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An investigation into the impact childhood abuse may have in the presentation of negative symptoms in patients with first-episode psychosis

Duncan, Nikita Louise (2015)
M.Res. thesis, University of Birmingham.

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This thesis covers key issues within clinical and health psychology over three chapters. Chapter 1 examines coeliac disease and its impact in older people to help provide much needed insight into the problems encountered. Coeliac disease in older age has often been ignored within the literature and thus, little is known of its impact. This literature review provides a clearer understanding of what is already known as well as highlighting areas which need further exploration. Chapter 2 centers on the recruitment process of a larger study which examined the neurological and psychological overlap between autism and psychosis. This detailed the importance of building a good rapport between researchers and external services to gather participants, as well as the obstacles which may present when working with this particular clinical group. Chapter 3 looks more specifically at the impact childhood abuse can have on experiencing psychosis, particularly in how it may affect symptomatology. Positive symptoms, such as hallucinations, have been heavily studied with findings indicating a strong link with childhood abuse. However, the presence of negative symptoms has received little attention. Thus, this chapter seeks to address this problem.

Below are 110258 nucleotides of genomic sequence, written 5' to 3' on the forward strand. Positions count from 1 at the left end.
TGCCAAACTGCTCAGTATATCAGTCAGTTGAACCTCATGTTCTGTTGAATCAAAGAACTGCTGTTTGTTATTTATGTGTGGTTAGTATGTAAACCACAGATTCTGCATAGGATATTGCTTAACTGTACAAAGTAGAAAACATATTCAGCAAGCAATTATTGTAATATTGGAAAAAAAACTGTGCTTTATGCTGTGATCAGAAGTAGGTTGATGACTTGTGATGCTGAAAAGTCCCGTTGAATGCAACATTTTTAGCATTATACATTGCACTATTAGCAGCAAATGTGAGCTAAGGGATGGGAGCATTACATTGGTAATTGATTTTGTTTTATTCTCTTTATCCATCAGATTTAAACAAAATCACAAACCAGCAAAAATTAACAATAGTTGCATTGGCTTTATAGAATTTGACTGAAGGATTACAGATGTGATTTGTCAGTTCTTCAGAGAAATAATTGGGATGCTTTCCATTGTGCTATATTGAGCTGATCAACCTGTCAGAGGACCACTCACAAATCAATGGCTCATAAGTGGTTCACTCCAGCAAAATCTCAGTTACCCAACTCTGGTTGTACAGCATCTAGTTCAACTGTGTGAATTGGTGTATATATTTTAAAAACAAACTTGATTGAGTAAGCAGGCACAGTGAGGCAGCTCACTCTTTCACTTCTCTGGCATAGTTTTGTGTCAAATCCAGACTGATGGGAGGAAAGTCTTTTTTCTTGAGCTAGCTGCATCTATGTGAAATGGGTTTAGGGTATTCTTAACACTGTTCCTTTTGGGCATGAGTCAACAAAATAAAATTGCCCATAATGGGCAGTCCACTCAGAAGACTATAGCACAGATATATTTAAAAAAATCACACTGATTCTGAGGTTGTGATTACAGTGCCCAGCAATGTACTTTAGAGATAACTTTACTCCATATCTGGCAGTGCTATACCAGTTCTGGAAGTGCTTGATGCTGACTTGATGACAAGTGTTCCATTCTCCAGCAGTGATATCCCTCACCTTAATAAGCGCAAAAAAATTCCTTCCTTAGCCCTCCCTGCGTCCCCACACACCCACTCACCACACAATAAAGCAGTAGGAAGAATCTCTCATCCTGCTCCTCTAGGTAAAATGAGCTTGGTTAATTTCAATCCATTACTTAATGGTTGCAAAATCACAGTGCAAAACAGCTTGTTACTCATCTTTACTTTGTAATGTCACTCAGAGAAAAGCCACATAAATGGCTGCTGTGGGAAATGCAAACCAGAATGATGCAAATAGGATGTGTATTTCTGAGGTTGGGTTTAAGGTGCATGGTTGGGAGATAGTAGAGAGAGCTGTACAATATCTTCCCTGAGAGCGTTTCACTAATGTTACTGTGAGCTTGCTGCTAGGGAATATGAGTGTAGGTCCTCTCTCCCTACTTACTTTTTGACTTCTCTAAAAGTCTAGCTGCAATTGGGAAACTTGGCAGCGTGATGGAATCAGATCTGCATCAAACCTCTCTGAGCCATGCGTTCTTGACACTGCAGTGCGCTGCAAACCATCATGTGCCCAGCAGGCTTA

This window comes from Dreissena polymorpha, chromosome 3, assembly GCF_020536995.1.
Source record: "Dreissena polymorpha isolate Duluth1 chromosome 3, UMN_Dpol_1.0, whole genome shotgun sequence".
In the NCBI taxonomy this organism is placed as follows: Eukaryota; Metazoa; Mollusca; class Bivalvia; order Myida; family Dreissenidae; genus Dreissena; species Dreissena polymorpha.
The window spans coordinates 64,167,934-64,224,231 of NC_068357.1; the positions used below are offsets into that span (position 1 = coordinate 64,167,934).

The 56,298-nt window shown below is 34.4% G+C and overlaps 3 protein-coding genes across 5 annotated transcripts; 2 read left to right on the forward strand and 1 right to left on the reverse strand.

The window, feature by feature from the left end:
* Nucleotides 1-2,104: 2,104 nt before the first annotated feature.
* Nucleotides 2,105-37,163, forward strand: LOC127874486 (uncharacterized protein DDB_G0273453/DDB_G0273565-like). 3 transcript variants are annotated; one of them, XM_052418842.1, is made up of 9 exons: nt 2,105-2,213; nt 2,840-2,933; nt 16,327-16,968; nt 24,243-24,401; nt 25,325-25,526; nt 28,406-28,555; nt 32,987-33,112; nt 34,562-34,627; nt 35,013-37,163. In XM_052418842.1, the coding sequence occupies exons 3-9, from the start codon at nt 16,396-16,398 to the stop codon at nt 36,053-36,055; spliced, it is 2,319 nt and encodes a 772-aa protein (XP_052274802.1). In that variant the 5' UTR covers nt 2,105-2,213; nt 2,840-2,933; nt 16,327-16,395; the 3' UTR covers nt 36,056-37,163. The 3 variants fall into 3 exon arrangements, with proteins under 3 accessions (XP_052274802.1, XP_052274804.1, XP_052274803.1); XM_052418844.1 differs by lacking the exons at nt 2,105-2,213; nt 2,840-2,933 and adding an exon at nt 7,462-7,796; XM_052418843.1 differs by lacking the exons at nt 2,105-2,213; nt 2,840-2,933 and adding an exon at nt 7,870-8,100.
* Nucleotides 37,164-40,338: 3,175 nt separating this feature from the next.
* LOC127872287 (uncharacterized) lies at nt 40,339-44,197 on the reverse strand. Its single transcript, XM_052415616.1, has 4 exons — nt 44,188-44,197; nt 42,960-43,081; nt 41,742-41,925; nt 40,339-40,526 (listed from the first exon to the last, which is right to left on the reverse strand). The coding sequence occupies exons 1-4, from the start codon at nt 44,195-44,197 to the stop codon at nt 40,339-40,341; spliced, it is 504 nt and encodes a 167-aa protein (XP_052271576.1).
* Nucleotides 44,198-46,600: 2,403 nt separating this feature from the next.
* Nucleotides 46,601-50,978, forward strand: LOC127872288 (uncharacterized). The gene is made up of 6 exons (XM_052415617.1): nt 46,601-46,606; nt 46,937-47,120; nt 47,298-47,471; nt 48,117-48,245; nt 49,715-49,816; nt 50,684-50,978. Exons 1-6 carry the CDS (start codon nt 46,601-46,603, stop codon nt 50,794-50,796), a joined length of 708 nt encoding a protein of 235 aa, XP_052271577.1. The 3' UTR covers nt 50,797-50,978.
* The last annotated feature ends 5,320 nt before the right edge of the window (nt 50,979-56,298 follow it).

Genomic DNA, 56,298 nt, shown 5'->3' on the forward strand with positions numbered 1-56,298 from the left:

Type of Work:M.Res. thesis.
Supervisor(s):Wood, Stephen (Prof)
School/Faculty:Colleges (2008 onwards) > College of Life & Environmental Sciences
Department:School of Psychology
Subjects:BF Psychology
RA0421 Public health. Hygiene. Preventive Medicine
Institution:University of Birmingham
ID Code:5733
This unpublished thesis/dissertation is copyright of the author and/or third parties. The intellectual property rights of the author or third parties in respect of this work are as defined by The Copyright Designs and Patents Act 1988 or as modified by any successor legislation. Any use made of information contained in this thesis/dissertation must be in accordance with that legislation and must be properly acknowledged. Further distribution or reproduction in any format is prohibited without the permission of the copyright holder.
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